We find the anchor we seek in the source of our original nature. We are what we have to work with in each situation as it arises, in whatever circumstances describe our station. Returning to the Self is remembering/realizing the essence of who we are-- reaffirming our allegiance and loyalty to the service, exhibition, expression, incarnation of the grace, genius, daemon, spirit, character, virtues, and vitality that have been ours since before we were born, and constitute our unique identity among our kind. Our identity "thus come" (Which is what they said about the Buddha, "The One Thus Come"), is who we are, coming forth to bless the time and place, the here and now, of our living, moment-by-moment, day-by-day. If we are living in light of some other purpose, in pursuit of some other goal, we are on the wrong path, and we need to redirect by simply returning to the Self and bringing our Self forth to meet what faces us every day. It is not what would Jesus do, but what would our Self do within the occasions and circumstances that compose each day. Let us commit ourselves to living to discover what our Self would do with the day. Let us live to allow our day to bring us out like the drum brings out the drummer.
Seeking the center, returning to the source, present in the moment, alive to the time that is at hand, we are ready to respond as needed to the occasion as it arises without anxiety about, or interference from, the 10,000 things afoot in the world. Like the moon in its course, or geese in flight.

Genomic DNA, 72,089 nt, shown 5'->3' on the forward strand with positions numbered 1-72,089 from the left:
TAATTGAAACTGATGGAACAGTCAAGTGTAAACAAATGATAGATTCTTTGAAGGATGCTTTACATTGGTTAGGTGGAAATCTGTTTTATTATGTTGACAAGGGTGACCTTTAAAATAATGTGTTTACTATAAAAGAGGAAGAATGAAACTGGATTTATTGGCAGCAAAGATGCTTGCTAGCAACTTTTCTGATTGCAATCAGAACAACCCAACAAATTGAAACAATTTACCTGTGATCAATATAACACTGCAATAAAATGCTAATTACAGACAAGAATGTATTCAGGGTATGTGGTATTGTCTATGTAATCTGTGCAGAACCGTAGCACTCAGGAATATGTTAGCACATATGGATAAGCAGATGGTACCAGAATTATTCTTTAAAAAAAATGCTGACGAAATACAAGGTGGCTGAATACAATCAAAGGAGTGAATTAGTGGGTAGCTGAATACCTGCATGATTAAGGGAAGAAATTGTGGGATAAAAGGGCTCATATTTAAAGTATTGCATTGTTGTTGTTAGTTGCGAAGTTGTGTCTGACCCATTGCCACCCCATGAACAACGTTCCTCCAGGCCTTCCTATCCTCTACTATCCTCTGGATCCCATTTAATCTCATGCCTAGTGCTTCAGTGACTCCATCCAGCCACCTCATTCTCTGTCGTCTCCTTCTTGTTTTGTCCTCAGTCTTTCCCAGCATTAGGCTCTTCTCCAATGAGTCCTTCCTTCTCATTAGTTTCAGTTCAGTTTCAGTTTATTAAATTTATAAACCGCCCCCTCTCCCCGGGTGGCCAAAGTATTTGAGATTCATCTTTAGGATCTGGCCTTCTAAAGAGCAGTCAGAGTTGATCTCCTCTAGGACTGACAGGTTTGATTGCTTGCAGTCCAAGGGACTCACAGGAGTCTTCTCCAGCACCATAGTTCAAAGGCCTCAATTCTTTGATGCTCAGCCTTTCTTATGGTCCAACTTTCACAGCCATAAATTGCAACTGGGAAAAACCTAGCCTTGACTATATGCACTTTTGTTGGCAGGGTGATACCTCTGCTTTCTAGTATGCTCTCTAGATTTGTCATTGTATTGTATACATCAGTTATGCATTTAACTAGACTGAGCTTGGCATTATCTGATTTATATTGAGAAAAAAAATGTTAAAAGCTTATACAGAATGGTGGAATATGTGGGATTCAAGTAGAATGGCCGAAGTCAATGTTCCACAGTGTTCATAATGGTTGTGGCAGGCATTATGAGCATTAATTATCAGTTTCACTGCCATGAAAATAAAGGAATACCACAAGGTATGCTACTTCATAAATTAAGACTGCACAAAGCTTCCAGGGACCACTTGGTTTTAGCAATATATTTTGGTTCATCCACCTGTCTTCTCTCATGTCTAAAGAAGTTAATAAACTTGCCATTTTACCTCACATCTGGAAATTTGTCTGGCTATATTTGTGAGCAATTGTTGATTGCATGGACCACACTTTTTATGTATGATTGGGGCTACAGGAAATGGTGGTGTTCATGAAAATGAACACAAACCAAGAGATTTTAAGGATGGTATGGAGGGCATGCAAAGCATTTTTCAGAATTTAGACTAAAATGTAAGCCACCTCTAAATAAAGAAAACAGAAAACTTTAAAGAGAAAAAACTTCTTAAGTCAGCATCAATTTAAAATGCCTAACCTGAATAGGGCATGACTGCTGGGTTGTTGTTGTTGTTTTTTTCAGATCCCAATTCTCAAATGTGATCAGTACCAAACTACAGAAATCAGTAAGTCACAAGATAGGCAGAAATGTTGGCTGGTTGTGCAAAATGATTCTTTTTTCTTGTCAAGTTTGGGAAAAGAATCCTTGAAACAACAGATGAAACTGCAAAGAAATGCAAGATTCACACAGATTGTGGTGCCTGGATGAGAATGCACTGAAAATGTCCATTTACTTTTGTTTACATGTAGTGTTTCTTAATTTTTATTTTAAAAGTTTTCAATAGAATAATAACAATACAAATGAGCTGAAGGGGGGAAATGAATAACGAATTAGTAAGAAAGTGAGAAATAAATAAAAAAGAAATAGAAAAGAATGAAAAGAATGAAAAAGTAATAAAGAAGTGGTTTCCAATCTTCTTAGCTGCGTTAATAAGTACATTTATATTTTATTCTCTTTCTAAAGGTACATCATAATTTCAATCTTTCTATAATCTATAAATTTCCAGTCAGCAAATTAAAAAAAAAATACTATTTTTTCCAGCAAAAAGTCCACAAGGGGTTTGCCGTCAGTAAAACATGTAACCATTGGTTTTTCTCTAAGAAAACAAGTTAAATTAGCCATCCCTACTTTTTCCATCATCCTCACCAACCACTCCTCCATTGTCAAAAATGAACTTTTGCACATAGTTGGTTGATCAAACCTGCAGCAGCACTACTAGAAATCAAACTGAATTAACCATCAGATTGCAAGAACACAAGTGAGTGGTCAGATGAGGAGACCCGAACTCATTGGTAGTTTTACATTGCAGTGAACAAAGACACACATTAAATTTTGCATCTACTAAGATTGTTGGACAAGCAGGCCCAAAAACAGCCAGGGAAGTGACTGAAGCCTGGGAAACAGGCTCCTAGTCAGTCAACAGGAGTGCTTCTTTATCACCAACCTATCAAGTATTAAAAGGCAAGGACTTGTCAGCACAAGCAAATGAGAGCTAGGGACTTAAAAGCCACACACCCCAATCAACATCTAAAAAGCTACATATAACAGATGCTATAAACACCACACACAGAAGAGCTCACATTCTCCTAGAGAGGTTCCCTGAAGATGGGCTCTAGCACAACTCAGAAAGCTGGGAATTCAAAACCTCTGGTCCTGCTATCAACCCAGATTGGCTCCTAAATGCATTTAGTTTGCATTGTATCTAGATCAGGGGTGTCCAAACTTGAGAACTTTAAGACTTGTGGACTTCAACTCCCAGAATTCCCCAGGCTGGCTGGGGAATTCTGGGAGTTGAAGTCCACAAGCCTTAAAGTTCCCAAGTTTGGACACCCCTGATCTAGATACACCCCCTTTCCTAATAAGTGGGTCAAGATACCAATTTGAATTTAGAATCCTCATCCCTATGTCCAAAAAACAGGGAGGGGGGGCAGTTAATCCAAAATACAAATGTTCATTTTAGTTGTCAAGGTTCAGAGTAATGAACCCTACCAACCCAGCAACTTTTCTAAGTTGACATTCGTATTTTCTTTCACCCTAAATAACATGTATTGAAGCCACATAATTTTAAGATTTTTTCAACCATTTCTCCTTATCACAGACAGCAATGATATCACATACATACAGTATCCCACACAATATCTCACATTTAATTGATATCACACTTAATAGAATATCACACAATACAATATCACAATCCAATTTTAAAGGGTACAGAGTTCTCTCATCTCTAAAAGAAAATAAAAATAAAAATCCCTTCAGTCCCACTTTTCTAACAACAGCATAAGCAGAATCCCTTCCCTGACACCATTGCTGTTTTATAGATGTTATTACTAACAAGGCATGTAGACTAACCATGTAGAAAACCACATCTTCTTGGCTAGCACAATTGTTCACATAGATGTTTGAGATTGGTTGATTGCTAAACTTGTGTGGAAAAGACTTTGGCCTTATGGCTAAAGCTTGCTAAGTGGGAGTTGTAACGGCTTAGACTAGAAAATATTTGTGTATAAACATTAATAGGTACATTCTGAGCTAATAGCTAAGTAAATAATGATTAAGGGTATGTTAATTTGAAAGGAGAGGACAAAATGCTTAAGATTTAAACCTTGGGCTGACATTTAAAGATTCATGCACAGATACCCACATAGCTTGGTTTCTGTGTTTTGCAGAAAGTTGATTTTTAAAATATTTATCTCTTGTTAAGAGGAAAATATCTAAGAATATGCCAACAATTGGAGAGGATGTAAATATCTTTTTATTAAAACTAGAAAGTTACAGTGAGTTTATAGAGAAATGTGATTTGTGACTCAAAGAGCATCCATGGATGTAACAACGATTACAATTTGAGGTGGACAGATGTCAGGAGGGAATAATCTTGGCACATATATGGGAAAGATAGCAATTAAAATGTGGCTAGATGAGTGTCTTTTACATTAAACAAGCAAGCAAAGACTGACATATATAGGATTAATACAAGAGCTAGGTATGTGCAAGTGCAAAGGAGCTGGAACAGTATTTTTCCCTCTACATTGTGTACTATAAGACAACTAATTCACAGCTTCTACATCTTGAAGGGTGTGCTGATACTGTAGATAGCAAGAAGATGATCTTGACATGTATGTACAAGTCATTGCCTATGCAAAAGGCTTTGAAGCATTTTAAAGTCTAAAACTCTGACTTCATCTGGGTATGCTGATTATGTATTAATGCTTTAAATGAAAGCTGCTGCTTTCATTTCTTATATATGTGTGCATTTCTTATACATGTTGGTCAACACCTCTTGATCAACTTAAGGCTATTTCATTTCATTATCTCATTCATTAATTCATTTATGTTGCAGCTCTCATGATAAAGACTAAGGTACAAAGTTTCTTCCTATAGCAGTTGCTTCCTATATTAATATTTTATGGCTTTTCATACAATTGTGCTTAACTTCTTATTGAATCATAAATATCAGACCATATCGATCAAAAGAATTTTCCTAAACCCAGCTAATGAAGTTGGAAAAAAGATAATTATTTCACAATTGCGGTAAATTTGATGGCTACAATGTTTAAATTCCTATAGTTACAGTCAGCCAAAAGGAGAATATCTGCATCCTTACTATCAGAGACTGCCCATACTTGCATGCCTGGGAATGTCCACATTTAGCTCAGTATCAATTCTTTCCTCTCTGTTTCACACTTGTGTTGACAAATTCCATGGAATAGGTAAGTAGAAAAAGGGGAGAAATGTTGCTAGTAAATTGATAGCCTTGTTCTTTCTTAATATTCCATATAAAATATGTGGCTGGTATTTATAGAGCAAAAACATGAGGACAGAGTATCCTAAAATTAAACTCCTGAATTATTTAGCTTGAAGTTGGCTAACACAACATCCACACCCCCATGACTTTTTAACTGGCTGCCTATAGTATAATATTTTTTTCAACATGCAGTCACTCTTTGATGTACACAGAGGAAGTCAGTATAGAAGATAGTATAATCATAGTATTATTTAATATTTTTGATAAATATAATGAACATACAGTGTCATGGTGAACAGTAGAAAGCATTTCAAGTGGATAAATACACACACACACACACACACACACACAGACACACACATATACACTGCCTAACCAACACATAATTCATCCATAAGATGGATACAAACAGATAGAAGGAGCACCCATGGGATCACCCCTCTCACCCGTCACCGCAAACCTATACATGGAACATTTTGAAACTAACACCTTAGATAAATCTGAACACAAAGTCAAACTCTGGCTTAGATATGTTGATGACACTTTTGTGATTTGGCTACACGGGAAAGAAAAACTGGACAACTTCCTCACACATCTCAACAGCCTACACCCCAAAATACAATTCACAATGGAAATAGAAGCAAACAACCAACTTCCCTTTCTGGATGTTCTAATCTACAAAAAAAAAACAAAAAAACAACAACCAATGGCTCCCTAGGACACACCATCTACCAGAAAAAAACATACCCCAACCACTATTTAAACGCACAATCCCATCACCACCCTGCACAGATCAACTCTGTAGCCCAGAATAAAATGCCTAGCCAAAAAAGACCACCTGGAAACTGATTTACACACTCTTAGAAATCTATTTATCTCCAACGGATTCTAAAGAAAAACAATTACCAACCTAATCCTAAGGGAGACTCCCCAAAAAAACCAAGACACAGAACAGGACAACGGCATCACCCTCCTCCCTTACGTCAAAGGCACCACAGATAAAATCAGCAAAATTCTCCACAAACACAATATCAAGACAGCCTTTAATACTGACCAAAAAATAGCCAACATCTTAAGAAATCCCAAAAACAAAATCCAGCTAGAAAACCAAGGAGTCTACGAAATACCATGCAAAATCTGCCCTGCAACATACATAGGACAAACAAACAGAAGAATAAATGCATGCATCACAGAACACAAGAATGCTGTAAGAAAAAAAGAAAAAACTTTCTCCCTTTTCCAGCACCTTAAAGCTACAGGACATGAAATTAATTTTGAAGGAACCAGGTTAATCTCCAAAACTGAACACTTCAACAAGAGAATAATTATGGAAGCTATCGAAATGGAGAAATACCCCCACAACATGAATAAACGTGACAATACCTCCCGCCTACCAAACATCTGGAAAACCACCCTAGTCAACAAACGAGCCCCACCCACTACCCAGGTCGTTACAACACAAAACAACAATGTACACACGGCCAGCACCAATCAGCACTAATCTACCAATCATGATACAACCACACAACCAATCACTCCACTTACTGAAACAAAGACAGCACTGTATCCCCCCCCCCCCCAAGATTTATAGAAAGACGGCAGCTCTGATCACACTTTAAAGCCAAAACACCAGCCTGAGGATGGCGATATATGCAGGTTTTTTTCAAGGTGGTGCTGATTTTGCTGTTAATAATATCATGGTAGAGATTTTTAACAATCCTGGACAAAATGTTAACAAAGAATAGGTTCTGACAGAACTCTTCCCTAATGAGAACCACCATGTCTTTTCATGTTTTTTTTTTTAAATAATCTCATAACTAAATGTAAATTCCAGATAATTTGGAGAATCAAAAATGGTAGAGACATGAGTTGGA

We have spent a lot of time over time as a species trying to control what happens to us. Trying to make happen what we want to happen, and to keep from happening what we don't want to happen. Considering that not one of us intended to be where we are here and now. We are no more in control of what happens and doesn't happen than we are in control of what we will dream tonight. "Acceptably in control most of the time" is the best we can hope for. But. Acceptability is a floating point on a scale that is, itself, dependent upon the situation. We are more accepting of "out-of-control-ness" in some situations than others. If we expanded our acceptability across all situations equally, we would be much more in control of our reactions to our circumstances, and much less controlled by our obsessive/compulsive need to be in control of everything. Control is an illusion. A delusion. It is not what we think it is. Pick a day in the coming week, maybe Sunday. Not much has to happen on a Sunday, at a particular time, in a particular way. We can blow a Sunday off from time to time and not miss anything important. So you might try the next Sunday that comes along. Get up and step into the day without having to control anything. Live entirely out of your whim-of-the-moment. Do what you feel like doing when you feel like doing it. Ease into every moment wondering "What is this moment calling for?" Not doing anything here in order for anything to happen there, or to not-happen there. Live throughout the day with no thought of doing this so that will, or will not, happen. Just do this so this will happen. See how things go without being micromanaged. Live for the entire day without contriving anything. Not-knowing what you will do next, or why you will do whatever you do. Waiting to see what is called for-- like going to the l00. What has an urgency about it similar to the "call of the loo"? Wait for that. Do that. Moment by moment. The entire day. It will shift your perspective of being in control, put control in its place. And give you more freedom to be yourself than you have ever had anywhere in your life. You can trust yourself to know when to go to the loo and what to do once you get there. Just so. You can trust yourself to know what to do when, or when to do what, throughout your life. Simply wait for the mud to settle and the water to clear. And see what calls you to do what when. If you dare. And, if you don't dare, you might get to the bottom of that, asking, "Who/what is in control of whom here?"